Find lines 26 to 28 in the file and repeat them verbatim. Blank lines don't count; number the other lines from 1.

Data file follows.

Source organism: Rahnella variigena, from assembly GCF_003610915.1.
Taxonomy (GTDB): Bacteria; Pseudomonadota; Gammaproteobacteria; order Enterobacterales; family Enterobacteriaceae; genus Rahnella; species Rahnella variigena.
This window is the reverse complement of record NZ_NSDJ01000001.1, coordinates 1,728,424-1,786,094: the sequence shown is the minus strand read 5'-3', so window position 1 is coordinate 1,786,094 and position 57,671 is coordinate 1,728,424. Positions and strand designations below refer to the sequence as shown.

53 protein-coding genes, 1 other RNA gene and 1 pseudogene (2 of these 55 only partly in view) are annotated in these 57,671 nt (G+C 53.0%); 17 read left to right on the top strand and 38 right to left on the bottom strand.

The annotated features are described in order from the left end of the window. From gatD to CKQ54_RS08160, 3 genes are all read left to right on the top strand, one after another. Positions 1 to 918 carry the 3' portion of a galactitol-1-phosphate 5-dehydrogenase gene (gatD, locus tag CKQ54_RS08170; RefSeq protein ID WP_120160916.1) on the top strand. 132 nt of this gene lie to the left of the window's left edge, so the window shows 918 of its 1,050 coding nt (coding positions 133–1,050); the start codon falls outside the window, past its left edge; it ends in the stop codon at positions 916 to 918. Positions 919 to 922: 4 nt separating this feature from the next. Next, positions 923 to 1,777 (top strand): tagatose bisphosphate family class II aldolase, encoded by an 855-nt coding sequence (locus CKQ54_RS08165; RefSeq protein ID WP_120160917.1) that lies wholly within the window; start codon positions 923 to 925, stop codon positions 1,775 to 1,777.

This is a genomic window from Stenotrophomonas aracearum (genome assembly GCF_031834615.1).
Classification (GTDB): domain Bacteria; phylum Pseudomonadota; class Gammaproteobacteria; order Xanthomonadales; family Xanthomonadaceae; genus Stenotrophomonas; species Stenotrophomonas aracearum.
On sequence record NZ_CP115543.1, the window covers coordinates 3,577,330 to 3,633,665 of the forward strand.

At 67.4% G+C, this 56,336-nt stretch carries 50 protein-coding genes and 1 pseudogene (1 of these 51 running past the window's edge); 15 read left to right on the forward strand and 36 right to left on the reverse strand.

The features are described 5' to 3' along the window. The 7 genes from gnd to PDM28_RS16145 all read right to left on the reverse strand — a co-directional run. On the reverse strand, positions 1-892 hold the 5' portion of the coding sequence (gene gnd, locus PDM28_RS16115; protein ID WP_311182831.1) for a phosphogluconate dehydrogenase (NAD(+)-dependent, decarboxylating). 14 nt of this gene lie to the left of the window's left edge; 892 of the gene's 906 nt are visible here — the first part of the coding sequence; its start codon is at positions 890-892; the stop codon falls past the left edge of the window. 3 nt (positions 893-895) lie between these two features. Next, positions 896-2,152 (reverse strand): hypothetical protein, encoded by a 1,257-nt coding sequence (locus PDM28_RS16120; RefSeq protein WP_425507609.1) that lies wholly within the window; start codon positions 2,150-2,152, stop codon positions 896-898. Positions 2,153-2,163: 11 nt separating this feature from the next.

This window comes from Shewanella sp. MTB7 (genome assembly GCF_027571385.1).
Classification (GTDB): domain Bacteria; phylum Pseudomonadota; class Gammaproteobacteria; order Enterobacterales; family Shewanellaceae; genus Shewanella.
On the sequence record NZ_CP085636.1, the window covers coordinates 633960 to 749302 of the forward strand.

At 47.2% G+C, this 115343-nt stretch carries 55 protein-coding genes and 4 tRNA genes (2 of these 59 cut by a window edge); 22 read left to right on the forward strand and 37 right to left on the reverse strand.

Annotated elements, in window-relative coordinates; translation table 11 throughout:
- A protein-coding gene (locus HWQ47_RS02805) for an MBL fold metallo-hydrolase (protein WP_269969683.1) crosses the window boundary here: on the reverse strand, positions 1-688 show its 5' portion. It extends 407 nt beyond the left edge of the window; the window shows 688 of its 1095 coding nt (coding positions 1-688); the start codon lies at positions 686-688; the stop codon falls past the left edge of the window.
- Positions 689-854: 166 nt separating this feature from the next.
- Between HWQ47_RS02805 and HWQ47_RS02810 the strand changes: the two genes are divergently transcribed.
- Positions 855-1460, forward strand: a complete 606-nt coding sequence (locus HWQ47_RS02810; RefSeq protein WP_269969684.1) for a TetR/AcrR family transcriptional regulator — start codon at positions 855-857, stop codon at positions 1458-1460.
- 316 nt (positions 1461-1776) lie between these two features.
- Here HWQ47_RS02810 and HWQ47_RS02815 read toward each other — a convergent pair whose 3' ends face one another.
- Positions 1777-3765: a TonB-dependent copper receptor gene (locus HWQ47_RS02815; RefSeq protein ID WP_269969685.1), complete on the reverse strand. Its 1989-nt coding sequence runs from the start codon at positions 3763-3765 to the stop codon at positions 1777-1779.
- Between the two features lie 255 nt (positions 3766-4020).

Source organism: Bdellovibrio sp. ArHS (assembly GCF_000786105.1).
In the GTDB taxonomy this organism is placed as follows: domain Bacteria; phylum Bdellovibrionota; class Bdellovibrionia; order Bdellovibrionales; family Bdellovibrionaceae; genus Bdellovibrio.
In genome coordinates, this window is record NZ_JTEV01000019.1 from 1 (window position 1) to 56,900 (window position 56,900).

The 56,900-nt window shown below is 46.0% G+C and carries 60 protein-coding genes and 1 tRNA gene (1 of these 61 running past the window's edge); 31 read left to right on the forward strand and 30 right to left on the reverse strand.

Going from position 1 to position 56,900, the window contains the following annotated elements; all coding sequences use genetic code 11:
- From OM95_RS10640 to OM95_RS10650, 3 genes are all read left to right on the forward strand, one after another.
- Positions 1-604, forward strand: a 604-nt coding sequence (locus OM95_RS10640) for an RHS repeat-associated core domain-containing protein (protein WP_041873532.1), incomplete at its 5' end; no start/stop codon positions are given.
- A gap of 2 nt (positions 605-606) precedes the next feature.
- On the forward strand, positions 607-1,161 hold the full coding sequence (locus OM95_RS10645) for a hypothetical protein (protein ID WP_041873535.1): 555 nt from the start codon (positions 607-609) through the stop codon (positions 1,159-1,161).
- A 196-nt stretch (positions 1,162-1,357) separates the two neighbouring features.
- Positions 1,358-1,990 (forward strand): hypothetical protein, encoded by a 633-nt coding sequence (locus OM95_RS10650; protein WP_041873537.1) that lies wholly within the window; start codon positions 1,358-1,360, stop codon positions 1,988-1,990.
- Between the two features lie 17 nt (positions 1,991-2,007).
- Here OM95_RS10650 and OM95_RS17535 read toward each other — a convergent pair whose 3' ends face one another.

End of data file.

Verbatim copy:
In genome coordinates, this window is record NZ_JTEV01000019.1 from 1 (window position 1) to 56,900 (window position 56,900).

The 56,900-nt window shown below is 46.0% G+C and carries 60 protein-coding genes and 1 tRNA gene (1 of these 61 running past the window's edge); 31 read left to right on the forward strand and 30 right to left on the reverse strand.

Going from position 1 to position 56,900, the window contains the following annotated elements; all coding sequences use genetic code 11: